The film does not quite escape unscathed by Spielberg's seemingly inevitable lapses. Some of the plot points stretch credibility: If all it takes is changing a solenoid to get a vehicle moving again after all the electric equipment has crashed, why is there only one working vehicle for so long? And are we really supposed to believe that the alien war machines have been buried on Earth for millions of years like sleeper cells? (Apparently, it was just a lucky break that no subway, sewer, or water pipe ever drilled into one of them -- not to mention natural phenomenon like earthquakes or volcanoes!)
There is slightly pat happy ending, complete with a family reunion, that leaves some question about how a certain character managed to survive. (To be fair, this is in the spirit of the book, which ended with its narrator reuniting with his wife, whom he believed dead.) And as is often the case in Hollywood films, the bond of family overrides all other moral considerations, justifying any action, even homicide -- a rather narrow-minded view in the context of a film about humanity as a whole facing extinction. (Even ID4, in its cornball way, used its alien invasion as an excuse to have people put their differences aside, not try to kill each other in a dog-eat-dog fashion.)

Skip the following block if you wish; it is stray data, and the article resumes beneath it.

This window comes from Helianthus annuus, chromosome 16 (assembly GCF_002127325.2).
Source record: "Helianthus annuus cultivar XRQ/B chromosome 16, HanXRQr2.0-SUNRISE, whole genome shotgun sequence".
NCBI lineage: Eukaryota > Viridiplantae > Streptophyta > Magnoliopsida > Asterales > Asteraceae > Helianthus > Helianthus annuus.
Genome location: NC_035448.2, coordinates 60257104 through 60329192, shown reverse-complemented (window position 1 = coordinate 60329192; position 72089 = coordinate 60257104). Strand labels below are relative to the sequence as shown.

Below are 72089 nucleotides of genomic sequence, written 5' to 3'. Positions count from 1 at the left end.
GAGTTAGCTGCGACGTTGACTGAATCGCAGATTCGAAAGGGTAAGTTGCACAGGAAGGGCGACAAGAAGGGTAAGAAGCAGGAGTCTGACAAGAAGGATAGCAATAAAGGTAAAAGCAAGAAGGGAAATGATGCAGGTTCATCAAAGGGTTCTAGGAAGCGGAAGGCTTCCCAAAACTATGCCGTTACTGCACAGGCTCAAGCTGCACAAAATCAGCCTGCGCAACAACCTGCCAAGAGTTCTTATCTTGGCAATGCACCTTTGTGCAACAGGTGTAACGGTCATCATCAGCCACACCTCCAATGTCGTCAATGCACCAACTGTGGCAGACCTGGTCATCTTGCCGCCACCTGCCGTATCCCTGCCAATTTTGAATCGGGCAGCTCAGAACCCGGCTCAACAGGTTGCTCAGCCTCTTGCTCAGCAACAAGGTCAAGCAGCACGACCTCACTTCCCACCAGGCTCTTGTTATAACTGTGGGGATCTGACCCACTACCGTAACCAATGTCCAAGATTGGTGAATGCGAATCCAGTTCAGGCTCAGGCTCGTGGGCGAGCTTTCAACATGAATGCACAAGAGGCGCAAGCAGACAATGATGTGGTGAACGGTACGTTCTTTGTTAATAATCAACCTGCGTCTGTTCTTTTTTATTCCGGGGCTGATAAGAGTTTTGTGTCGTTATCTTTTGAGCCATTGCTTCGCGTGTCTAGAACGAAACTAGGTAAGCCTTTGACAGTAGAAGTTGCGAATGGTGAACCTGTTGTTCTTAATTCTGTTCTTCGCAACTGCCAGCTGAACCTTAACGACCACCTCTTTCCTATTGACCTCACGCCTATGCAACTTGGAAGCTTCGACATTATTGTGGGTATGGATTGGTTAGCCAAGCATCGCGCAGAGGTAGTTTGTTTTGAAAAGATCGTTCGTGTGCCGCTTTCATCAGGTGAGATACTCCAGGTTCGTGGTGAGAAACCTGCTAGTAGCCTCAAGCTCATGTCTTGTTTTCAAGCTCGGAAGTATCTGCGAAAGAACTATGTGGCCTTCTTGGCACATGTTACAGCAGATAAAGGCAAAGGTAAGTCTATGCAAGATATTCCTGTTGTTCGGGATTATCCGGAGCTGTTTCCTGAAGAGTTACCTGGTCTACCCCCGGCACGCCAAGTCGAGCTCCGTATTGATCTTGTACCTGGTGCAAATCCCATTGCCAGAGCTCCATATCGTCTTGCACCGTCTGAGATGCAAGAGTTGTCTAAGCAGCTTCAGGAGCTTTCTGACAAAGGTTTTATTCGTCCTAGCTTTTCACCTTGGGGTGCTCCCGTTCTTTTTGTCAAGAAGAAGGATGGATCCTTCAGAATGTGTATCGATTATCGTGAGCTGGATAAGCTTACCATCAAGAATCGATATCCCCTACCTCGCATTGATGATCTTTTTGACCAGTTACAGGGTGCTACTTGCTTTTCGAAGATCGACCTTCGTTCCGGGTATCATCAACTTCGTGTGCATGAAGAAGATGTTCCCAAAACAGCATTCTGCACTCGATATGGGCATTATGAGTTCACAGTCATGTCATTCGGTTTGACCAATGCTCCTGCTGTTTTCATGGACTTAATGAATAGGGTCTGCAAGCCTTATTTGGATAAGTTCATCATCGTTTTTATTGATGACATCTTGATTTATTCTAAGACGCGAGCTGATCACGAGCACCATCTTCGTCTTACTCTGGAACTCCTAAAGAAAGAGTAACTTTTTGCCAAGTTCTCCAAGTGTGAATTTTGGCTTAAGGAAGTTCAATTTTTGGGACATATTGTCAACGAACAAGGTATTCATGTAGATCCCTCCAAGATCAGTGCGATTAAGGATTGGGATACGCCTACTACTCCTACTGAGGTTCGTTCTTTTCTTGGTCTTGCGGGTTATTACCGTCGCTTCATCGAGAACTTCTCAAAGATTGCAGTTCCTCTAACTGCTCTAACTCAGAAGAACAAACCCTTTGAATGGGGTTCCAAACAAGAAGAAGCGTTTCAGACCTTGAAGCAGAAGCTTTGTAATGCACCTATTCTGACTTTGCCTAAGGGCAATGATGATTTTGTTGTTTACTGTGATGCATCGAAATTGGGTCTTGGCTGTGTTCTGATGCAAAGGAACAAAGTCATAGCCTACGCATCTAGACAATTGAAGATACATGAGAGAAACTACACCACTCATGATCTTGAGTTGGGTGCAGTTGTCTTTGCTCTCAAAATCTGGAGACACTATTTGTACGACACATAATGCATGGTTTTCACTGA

It's interesting to note that both the 1953 version and this remake have scenes (inspired by the book) of the hero hiding out in a destroyed, isolated house, and both versions add a female character to increase audience appeal. It says something (not sure what, but something) that in the Hollywood of 2005, Spielberg makes the additional character a daughter, not a love interest, but then Spielberg has always been at his most commercially successful when keeping any hint of sexuality well off-screen.
Whatever its weaknesses, WAR OF THE WORLDS surmounts them because the driving force of the narrative seldom subsides long enough to allow for consideration of the flaws (except in retrospect, of course). An almost non-stop nightmare of annihilation, it may not be perfect, but it is probably Spielberg's best (fans of SAVING PRIVATE RYAN notwithstanding). It is as spectacular and convincing and terrifying a portrait of the world under siege as the cinema is ever likely to produce.